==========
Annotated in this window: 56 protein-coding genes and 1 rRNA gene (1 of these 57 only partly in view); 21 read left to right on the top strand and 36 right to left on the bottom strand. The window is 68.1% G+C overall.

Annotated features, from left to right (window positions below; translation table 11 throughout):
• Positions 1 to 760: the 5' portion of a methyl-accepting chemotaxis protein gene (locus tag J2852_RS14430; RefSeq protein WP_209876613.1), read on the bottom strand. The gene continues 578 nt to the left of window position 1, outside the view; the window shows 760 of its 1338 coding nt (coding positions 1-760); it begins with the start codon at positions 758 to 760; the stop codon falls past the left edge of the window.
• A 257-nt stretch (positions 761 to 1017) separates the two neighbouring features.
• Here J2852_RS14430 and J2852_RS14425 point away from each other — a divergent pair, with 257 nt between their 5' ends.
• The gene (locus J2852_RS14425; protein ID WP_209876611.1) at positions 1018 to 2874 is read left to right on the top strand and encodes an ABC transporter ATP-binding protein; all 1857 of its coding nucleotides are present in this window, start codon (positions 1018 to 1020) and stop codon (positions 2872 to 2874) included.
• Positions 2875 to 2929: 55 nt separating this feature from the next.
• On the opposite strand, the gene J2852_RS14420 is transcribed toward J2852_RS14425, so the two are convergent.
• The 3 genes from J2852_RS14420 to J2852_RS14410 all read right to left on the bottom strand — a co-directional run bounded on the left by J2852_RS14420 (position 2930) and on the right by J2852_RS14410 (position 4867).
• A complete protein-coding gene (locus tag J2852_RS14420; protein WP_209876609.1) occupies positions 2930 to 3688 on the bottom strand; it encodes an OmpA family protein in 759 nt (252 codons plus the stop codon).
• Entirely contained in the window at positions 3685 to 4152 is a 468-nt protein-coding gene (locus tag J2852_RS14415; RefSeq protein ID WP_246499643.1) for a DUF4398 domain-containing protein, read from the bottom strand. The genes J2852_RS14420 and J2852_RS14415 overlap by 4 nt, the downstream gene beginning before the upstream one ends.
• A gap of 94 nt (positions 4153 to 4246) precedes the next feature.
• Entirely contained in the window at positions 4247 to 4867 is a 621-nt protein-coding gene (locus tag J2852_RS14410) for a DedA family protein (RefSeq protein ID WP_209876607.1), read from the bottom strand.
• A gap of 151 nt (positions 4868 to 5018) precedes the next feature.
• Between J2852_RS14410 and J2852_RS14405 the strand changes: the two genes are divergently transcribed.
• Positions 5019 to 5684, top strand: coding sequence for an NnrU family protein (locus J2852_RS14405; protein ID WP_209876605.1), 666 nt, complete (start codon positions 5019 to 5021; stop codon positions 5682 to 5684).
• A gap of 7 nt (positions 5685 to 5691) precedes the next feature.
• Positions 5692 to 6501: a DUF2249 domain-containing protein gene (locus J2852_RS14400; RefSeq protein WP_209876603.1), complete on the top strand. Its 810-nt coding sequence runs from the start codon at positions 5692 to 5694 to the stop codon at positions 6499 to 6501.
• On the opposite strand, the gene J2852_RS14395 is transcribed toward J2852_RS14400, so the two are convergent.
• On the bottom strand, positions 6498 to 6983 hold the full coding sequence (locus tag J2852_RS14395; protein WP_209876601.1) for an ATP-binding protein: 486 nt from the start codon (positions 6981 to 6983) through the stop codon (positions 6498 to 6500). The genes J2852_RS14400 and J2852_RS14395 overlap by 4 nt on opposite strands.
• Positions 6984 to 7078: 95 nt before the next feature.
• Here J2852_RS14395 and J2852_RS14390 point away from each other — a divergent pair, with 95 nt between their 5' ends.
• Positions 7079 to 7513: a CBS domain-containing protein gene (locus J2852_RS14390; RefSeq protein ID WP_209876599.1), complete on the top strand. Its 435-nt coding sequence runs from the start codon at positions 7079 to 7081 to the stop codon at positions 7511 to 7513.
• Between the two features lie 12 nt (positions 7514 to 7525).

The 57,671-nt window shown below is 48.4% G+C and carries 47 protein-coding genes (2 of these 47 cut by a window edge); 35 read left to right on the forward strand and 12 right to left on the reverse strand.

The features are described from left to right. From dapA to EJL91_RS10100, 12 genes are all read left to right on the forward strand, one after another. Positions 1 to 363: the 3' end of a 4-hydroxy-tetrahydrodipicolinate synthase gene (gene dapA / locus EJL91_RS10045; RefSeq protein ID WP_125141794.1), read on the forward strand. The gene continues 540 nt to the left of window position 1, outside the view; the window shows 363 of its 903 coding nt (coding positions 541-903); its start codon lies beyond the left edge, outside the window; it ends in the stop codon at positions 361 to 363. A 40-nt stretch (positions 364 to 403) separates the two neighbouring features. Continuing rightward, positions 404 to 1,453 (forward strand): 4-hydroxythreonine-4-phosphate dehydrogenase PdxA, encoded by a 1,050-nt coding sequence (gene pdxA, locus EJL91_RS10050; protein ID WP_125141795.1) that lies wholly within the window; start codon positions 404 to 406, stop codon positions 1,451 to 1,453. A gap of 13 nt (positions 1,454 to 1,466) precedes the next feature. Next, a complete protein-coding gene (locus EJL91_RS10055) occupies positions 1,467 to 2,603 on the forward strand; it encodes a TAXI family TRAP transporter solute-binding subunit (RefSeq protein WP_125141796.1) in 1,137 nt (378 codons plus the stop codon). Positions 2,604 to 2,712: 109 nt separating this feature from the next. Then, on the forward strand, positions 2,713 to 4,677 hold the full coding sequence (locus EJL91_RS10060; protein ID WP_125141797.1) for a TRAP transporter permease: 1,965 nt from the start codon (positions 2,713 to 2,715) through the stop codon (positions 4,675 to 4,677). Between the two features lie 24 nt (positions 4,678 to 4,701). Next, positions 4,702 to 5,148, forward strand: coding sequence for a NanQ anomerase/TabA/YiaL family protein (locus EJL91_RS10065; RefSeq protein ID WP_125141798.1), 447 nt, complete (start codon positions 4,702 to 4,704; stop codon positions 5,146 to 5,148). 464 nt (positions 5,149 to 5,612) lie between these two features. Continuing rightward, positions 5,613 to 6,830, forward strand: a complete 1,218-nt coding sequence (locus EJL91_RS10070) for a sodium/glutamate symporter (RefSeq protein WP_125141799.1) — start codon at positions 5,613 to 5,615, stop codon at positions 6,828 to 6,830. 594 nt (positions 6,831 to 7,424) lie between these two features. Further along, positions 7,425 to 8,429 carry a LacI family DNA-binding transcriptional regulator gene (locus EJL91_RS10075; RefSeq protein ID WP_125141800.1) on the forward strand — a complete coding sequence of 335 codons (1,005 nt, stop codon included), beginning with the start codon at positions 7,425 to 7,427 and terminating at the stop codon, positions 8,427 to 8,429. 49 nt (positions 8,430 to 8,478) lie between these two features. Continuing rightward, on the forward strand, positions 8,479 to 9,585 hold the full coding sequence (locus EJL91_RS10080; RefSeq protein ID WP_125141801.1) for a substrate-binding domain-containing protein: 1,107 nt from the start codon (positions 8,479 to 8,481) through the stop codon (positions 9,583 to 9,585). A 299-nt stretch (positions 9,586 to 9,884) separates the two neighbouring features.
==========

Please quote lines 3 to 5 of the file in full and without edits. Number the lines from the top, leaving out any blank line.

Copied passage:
• Positions 1 to 760: the 5' portion of a methyl-accepting chemotaxis protein gene (locus tag J2852_RS14430; RefSeq protein WP_209876613.1), read on the bottom strand. The gene continues 578 nt to the left of window position 1, outside the view; the window shows 760 of its 1338 coding nt (coding positions 1-760); it begins with the start codon at positions 758 to 760; the stop codon falls past the left edge of the window.
• A 257-nt stretch (positions 761 to 1017) separates the two neighbouring features.
• Here J2852_RS14430 and J2852_RS14425 point away from each other — a divergent pair, with 257 nt between their 5' ends.